Budapest is a river city, first and foremost, and considered by many to be the Queen of the Danube. Originally, the Romans built a city here. Then the Magyar tribes arrived from Asia around 896 and founded a castle. The coronation of the first king of the country (Steven I) in 1000 is considered to be the beginning of the Hungarian Christian statehood. For a period of time between 1541 and 1686, Turkish herds arrived, occupying and ruling the country until being driven out, paving way for a new Austrian period in the city. The city grew and flourished into a prosperous and somewhat pompous European capital and remained that way until the beginning of the 20th century. Sadly, two world wars and a communist intervention lasting 45 years badly destroyed the city and it wasn’t until the last Soviet troops left Hungary in 1991, that Budapest began to re-emerge.
The miles between the airport and our ship melted away quite quickly and it wasn’t long before we got our first glimpses of the Danube and the city.
There are eight bridges spanning the Danube as it runs through the middle of Budapest. Our route to check-in took us over to the Buda side of the river which positioned us directly opposite to where a number of Longboats were docked. As we approached our ship, the driver pointed out an unusually shaped and hard to miss building known locally as “the Whale”, a fairly obvious nickname given its design.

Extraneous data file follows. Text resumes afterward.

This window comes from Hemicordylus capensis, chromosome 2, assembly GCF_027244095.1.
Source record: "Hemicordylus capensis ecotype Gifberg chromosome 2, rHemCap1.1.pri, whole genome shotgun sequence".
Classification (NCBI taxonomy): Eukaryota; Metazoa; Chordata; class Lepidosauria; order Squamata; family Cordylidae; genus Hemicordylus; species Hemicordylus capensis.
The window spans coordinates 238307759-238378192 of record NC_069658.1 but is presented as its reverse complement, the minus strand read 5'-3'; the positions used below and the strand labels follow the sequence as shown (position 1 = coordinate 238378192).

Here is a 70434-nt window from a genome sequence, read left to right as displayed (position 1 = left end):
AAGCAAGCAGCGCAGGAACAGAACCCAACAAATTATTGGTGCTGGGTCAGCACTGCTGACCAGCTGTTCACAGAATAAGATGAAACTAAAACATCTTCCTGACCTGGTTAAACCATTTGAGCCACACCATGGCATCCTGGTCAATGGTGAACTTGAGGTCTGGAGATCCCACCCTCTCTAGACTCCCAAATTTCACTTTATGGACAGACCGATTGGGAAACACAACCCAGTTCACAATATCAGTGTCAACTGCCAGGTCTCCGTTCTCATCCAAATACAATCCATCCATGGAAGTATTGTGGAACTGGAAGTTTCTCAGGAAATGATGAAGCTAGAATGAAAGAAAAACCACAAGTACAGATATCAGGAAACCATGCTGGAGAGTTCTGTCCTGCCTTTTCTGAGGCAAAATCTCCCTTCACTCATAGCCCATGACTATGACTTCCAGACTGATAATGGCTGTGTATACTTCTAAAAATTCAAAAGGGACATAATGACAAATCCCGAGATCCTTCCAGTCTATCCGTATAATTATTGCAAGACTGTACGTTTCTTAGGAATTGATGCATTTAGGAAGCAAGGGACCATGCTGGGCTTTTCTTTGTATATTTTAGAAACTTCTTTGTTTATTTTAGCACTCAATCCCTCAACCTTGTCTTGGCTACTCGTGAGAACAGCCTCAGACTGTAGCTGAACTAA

It is a controversial development designed by a Dutch architect and was intended to refurbish a rapidly deteriorating warehouse district. Open since 2013, it is a multi-purpose facility serving as a shopping destination, a cultural and entertainment centre, and a tourist attraction – at least that is what the city leaders wanted it to be. It’s story is still being written but fair to say that it hasn’t quite lived up to expectations yet.